Asian Longhorn Tick Found in Macon County

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Heifer covered in Asian Longhorn Ticks

Heifer covered in Asian Longhorn Ticks

Haemaphysalis longicornis known more commonly as the Asian Longhorn Tick or ALT has been found in Macon County. This tick is a native of Asia and was first found in the United States in 2017. The first positive identification was on a sheep in New Jersey. Since that time the tick has been found in several states including North Carolina. Macon County is the farthest south that the tick has been found.

Asian Longhorn ticks can be found on pets, livestock, wildlife, and people. One important fact to know about the ALT is that female ticks can lay eggs and reproduce without mating. They do not need a male to reproduce. A single female tick can lay over three thousand eggs at one time. It is common to find thousands of ticks at one time in grass, shrubs or on animals. The ALT has the potential to dramatically increase in numbers in a short amount of time.

According to the Centers for Disease Control (CDC), the ALT is a three-host species. This means that tick species normally seek a new mammalian host to feed on with each stage of its life cycle (larvae, nymph, and adult)and then return to the ground to either molt to the next stage or lay eggs.

So how did the ALT get to Macon County? Since being found in New Jersey in 2017, the ALT has primarily followed the spine of the Appalachian Mountains south. It is suspected that the ticks are traveling on livestock through normal livestock channels and being relocated with each move of livestock. On June 30, 2020, I was called out to look at a dead cow here in Macon County. Upon arrival and inspection, the cow was covered in ticks. More than 1,000 ticks were viewed on the animal. Ticks in this number are a tell-tell sign that it could be ALT. The cow was bought two weeks earlier and put into a pasture with four other animals. The other cows did not have the infestation that this cow had and was determined that the ticks arrived with this animal. Traceback was conducted and determined that the cow originated in another county in North Carolina.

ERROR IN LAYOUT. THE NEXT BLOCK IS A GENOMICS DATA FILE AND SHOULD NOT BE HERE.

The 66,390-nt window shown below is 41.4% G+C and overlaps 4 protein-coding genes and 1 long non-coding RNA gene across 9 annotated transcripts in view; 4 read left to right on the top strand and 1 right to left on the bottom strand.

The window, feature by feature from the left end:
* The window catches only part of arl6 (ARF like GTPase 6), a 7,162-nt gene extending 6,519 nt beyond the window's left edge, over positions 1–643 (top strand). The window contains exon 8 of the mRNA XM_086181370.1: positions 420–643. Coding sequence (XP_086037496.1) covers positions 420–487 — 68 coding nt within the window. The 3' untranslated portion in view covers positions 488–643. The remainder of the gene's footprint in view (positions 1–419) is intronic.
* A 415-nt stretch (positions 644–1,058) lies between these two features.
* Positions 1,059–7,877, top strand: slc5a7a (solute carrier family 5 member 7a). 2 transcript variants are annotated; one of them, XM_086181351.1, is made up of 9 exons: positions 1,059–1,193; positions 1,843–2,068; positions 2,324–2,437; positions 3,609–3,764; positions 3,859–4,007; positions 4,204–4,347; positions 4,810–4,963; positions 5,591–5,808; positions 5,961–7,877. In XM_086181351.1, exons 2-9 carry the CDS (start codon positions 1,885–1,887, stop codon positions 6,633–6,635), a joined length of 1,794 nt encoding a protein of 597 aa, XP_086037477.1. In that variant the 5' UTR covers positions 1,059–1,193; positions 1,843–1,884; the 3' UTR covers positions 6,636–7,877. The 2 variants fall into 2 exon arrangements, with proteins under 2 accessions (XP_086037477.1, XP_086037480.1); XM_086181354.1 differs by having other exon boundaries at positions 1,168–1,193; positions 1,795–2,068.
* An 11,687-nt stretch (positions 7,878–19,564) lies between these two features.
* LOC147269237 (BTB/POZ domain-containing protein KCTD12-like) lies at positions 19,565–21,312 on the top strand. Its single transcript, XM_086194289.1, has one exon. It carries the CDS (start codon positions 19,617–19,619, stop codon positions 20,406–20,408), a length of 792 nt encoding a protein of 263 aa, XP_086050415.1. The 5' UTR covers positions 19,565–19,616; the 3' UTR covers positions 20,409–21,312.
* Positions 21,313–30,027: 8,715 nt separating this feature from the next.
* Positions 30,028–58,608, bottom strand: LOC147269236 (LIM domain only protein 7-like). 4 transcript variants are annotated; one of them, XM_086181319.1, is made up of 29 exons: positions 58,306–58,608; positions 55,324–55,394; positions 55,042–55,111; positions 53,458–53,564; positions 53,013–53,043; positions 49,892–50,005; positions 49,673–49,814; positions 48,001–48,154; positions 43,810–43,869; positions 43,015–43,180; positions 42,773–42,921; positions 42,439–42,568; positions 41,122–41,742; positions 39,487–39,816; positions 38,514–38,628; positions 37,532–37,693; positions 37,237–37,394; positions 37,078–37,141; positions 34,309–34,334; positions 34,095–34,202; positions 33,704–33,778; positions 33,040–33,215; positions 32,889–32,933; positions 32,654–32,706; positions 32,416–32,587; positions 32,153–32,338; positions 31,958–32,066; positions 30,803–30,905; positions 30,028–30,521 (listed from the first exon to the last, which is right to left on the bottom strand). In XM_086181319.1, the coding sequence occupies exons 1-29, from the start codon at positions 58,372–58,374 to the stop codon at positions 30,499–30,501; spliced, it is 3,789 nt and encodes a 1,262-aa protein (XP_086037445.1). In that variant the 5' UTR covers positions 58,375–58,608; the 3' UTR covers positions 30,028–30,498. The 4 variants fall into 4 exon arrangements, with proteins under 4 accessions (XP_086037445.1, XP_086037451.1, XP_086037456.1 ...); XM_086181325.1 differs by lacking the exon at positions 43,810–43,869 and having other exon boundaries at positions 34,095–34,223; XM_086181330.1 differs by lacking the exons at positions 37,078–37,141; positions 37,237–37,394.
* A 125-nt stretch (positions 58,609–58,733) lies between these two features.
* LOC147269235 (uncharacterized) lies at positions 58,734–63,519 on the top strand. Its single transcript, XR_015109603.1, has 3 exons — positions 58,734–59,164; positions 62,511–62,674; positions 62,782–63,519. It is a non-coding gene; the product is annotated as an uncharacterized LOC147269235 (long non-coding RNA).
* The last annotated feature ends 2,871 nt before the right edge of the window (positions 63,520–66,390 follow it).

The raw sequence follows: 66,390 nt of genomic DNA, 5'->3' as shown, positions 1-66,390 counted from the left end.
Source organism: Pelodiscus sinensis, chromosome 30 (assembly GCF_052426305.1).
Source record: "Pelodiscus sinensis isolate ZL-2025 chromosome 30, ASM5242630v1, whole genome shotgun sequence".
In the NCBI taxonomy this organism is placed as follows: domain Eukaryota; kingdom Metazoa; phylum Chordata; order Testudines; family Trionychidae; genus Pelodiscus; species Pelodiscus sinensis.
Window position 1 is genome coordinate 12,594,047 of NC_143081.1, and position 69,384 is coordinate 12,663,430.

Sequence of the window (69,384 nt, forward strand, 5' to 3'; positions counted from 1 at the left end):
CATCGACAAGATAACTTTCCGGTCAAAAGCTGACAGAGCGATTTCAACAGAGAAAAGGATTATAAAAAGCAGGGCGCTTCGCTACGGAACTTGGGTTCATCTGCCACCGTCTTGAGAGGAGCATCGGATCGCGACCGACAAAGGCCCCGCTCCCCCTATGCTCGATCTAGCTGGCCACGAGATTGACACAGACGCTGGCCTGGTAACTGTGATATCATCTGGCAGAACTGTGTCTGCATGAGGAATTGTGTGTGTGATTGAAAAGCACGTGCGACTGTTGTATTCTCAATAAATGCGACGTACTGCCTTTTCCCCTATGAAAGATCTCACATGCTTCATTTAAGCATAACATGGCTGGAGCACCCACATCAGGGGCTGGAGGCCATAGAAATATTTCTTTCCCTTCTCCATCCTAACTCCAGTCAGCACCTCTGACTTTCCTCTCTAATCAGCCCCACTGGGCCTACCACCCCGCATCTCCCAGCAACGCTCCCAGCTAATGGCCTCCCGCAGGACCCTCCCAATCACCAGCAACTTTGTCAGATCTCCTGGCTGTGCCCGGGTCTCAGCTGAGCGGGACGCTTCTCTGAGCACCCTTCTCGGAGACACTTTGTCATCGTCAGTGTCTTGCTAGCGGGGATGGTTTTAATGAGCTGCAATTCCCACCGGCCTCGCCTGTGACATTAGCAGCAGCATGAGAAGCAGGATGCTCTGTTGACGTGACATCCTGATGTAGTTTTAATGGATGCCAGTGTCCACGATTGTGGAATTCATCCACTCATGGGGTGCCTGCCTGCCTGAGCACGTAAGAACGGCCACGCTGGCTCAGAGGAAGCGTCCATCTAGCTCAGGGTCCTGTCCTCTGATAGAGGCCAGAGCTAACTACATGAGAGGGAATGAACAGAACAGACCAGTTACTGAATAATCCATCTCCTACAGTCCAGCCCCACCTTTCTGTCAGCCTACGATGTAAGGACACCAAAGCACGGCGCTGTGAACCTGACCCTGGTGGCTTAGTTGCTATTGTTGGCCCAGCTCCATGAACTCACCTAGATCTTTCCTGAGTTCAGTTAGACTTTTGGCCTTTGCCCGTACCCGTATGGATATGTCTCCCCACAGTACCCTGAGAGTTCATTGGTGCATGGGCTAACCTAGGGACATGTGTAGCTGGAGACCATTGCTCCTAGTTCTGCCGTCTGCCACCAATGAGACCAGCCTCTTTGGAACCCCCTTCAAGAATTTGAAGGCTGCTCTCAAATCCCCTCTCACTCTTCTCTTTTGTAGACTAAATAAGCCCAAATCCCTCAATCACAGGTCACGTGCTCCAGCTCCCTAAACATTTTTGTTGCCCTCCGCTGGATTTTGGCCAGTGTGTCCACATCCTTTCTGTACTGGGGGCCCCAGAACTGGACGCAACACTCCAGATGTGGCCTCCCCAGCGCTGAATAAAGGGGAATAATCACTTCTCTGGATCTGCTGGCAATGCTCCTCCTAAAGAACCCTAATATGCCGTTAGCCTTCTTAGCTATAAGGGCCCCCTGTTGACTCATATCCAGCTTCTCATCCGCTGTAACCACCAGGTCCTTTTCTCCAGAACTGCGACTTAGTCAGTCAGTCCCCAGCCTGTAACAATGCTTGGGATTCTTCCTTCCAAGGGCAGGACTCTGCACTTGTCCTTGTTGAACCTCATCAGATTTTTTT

The other animals in the pasture have been treated but there is the possibility that some ticks are still out in the environment. Macon County is now on the Asian Longhorn Tick map and producers and animal owners should be on the lookout for these ticks from now on in the future. What should you do if you suspect that you have Asian Longhorn Tick on your property or animals? You should call your vet or extension agent.

So what do we do now? First thing to do when you purchase an animal, especially if it is bought from livestock barn or farm without vet papers would be to quarantine the animal or animals for at least 21 days. You should also check your animals regularly for signs of ticks or other pests as well as diseases such as pink eye. Use insecticides to treat your animals, permethrin or pyrethroids are recommended for control of ALT and can be applied as a spray or administered through a cattle rub. If you notice that something is not right with your animal or animals, make sure to call your vet or extension agent.

The Asian longhorn tick is an invasive species not native to North Carolina or Macon County. If you suspect you have an infestation or have livestock or pets with vast numbers of ticks present on them please call your veterinarian or extension agent. The ALT has the potential to carry several diseases and in large enough numbers can cause death by anemia.

For more information, please call or email joe deal. jcdeal@ncsu.edu or 828-349-2046.